Superfail! (aliaspiral) wrote,

xmmficathon: As Breathing

Title: As Breathing
Author: alianora
Rating: PG
Disclaimer: So not mine.
Summery: But she can’t forget who she had been. And her hands are always cold.
Written For: mollita
Request: Logan/Rogue. Post X3, cure still working but things with Bobby not so much. Both of them dealing with grief and anger and disappointment of different sorts, and using each other to cope.

The first time she had put her gloves on to go down to dinner, Bobby had stopped her with a laugh. She had tried to smile, looking down in surprise, and stripped them off, one delicate finger at a time.

He couldn’t really understand that it is hard to change something so fundamental. Something she didn’t even think about anymore, that was as automatic as breathing.

Their kisses are brief and almost impersonal, because she can’t stop herself from jerking back after a moment. She searches his face anxiously, looking for any sign of stress or pain.

Bobby was very comforting for the first week. He was very patient. He spent a lot of time reminding her that the cure had worked. That she was no longer the Rogue. No longer poison.

After the second week though, when her shoulders still tensed when he touched her tongue with his, he had almost stopped trying.

But she can’t forget who she had been. Not even for him. And her hands are always cold.

Marie didn’t touch anyone carelessly after David kissed her, and she almost killed him. A three week coma, hysterical parents, and a town that watched her with distrustful eyes aren’t easy to forget. It’s hard to do, even now.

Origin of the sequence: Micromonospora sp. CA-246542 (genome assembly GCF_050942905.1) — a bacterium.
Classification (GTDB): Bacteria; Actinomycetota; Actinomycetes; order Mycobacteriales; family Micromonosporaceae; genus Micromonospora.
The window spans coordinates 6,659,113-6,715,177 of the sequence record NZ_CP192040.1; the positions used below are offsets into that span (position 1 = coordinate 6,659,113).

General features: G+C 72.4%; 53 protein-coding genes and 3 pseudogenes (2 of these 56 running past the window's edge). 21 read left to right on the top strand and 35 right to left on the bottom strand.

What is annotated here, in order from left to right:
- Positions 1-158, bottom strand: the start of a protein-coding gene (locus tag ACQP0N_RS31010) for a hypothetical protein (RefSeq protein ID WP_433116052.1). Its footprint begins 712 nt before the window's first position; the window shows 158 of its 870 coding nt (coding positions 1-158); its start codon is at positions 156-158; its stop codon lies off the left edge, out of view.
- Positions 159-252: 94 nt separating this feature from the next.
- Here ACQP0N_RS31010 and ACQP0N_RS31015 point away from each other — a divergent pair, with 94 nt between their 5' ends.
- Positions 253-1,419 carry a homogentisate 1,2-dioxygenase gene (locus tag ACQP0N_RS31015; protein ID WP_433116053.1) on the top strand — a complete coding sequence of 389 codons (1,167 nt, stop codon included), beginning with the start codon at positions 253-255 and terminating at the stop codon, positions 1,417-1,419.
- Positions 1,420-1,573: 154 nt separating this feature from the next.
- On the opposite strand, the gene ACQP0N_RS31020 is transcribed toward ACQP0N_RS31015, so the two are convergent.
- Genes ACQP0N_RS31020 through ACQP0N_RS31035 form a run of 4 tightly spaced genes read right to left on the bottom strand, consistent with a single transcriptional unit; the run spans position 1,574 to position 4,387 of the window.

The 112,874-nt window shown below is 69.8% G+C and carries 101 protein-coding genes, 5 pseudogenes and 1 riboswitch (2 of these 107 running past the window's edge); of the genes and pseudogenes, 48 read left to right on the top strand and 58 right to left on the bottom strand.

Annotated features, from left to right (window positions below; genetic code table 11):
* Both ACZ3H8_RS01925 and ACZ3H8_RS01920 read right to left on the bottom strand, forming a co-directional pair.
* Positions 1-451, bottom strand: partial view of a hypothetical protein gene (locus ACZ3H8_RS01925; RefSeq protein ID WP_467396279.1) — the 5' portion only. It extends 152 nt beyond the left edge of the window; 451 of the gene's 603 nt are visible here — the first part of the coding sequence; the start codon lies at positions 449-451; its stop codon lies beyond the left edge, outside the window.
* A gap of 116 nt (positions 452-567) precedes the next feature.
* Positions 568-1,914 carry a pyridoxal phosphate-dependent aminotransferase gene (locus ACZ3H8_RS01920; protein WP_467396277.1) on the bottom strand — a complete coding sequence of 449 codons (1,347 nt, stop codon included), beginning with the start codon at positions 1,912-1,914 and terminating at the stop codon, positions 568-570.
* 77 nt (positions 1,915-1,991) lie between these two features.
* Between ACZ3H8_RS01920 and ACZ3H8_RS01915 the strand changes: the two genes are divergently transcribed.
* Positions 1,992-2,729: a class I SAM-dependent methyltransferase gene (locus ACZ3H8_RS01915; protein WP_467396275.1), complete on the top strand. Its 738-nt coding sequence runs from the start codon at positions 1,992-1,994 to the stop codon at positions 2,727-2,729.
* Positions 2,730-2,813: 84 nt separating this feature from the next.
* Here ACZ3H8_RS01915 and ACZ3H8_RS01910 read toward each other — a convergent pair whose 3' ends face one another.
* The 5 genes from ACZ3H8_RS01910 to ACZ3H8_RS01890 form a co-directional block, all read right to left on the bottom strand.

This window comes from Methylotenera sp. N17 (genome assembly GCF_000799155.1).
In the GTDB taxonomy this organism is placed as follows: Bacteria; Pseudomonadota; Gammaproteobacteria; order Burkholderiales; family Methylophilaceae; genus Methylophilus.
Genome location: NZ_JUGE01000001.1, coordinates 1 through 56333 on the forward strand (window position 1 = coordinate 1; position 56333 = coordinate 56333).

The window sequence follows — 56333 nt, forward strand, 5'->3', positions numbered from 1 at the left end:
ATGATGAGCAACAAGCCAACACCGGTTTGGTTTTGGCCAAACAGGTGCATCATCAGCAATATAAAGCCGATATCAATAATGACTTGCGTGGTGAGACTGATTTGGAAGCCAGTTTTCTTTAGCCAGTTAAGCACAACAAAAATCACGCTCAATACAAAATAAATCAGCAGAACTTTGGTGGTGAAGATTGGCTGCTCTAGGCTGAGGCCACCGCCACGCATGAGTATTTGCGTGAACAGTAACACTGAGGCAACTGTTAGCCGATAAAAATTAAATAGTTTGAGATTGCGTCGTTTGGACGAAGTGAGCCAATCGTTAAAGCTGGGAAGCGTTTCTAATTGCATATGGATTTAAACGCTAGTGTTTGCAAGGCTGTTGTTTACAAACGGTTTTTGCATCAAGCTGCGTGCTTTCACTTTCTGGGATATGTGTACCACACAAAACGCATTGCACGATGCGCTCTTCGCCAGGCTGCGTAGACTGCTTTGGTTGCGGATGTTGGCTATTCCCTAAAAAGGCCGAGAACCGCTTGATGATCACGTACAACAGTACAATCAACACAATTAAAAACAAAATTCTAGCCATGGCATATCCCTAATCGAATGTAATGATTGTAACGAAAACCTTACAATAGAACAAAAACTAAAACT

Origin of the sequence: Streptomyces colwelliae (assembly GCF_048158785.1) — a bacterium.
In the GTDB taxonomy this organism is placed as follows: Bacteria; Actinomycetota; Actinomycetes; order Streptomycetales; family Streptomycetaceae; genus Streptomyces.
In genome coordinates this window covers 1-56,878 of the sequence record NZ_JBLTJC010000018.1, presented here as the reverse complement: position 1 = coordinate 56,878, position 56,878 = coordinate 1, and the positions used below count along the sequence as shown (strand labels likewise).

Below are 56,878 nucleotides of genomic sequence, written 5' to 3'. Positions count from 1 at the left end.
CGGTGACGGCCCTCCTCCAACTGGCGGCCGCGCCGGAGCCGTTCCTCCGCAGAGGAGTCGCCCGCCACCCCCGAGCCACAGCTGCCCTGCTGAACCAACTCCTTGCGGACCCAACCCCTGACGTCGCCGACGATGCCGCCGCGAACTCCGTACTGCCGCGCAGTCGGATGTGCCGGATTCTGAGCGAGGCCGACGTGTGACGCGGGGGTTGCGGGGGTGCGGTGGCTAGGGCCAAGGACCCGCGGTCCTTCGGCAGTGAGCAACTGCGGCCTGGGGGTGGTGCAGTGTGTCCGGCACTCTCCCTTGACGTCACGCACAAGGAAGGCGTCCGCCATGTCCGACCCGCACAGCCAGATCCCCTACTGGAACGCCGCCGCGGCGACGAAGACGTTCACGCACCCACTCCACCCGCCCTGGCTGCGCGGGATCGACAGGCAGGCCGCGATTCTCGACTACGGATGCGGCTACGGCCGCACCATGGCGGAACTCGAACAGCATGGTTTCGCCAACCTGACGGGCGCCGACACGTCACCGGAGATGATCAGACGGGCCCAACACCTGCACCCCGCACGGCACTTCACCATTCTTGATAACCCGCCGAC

She can’t take the chance that the cure could fail. That she could kill someone. That she could kill someone important to her.

So, she wraps herself up now, when she goes to bed, when before, it had been the only time the Rogue let herself be uncovered.

She wraps herself up, and she still wears gloves to supper.

Marie smiles, and tells Bobby that it’s something her mama taught her. Her mama always insisted on her best manners at supper. It’s even true.

Bobby smiles and teases her about it, and they laugh. Marie’s laugh isn’t real, but he doesn’t seem to notice. And Marie tries to ignore the fact that instead of watching Marie and her gloves, the way he used to, Bobby watches a girl slide through the wall and into her chair. Marie forces a smile, and pulls her gloves tighter onto her hands.

“I’m cold,” she whispers, when Logan looks over at her from across the room. He raises an eyebrow, and his eyes are dark, but he nods like he understands. His face is unreadable, but she knows him, and she isn’t hurt when he looks away.

He can’t deal with everything that happened either.

Bobby slides his hands under her shirt when he walks her back to her room. His hands are cold, and she shivers. “I have to go to bed,” she whispers. “I’m tired.”

Bobby opens his mouth, and his eyes flash for a moment, but he doesn’t actually argue. He forces a smile and tells her goodnight.

When she looks out her door an hour later, he is standing close to Kitty, and she knows why he doesn’t fight her anymore. Why he doesn’t care that she still can’t let him touch her.

She wants to cry, but she doesn’t.